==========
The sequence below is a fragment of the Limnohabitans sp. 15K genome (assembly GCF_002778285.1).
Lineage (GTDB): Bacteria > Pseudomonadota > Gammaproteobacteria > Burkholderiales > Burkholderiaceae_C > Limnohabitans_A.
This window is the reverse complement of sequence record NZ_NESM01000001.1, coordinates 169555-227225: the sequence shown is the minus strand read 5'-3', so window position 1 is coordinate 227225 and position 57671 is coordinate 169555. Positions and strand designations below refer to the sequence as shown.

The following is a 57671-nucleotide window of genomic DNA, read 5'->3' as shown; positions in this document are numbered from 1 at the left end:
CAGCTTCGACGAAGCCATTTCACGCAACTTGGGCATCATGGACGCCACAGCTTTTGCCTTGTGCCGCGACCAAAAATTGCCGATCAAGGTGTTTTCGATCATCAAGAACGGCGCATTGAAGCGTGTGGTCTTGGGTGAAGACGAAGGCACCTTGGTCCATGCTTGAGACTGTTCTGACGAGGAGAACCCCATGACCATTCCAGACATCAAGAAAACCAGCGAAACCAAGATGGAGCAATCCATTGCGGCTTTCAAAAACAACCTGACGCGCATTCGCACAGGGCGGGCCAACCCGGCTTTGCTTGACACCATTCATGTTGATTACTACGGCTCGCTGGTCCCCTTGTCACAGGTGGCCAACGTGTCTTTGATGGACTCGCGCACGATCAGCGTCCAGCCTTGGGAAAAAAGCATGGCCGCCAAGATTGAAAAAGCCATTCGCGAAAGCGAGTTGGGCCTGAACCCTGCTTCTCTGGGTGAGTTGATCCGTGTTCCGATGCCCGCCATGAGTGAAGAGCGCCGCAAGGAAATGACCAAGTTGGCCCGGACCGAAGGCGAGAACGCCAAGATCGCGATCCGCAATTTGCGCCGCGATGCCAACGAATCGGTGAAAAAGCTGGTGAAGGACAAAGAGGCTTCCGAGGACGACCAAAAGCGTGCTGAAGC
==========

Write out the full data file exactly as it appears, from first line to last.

The sequence below is a fragment of the Limnohabitans sp. 15K genome (assembly GCF_002778285.1).
Lineage (GTDB): Bacteria > Pseudomonadota > Gammaproteobacteria > Burkholderiales > Burkholderiaceae_C > Limnohabitans_A.
This window is the reverse complement of sequence record NZ_NESM01000001.1, coordinates 169555-227225: the sequence shown is the minus strand read 5'-3', so window position 1 is coordinate 227225 and position 57671 is coordinate 169555. Positions and strand designations below refer to the sequence as shown.

The following is a 57671-nucleotide window of genomic DNA, read 5'->3' as shown; positions in this document are numbered from 1 at the left end:
CAGCTTCGACGAAGCCATTTCACGCAACTTGGGCATCATGGACGCCACAGCTTTTGCCTTGTGCCGCGACCAAAAATTGCCGATCAAGGTGTTTTCGATCATCAAGAACGGCGCATTGAAGCGTGTGGTCTTGGGTGAAGACGAAGGCACCTTGGTCCATGCTTGAGACTGTTCTGACGAGGAGAACCCCATGACCATTCCAGACATCAAGAAAACCAGCGAAACCAAGATGGAGCAATCCATTGCGGCTTTCAAAAACAACCTGACGCGCATTCGCACAGGGCGGGCCAACCCGGCTTTGCTTGACACCATTCATGTTGATTACTACGGCTCGCTGGTCCCCTTGTCACAGGTGGCCAACGTGTCTTTGATGGACTCGCGCACGATCAGCGTCCAGCCTTGGGAAAAAAGCATGGCCGCCAAGATTGAAAAAGCCATTCGCGAAAGCGAGTTGGGCCTGAACCCTGCTTCTCTGGGTGAGTTGATCCGTGTTCCGATGCCCGCCATGAGTGAAGAGCGCCGCAAGGAAATGACCAAGTTGGCCCGGACCGAAGGCGAGAACGCCAAGATCGCGATCCGCAATTTGCGCCGCGATGCCAACGAATCGGTGAAAAAGCTGGTGAAGGACAAAGAGGCTTCCGAGGACGACCAAAAGCGTGCTGAAGC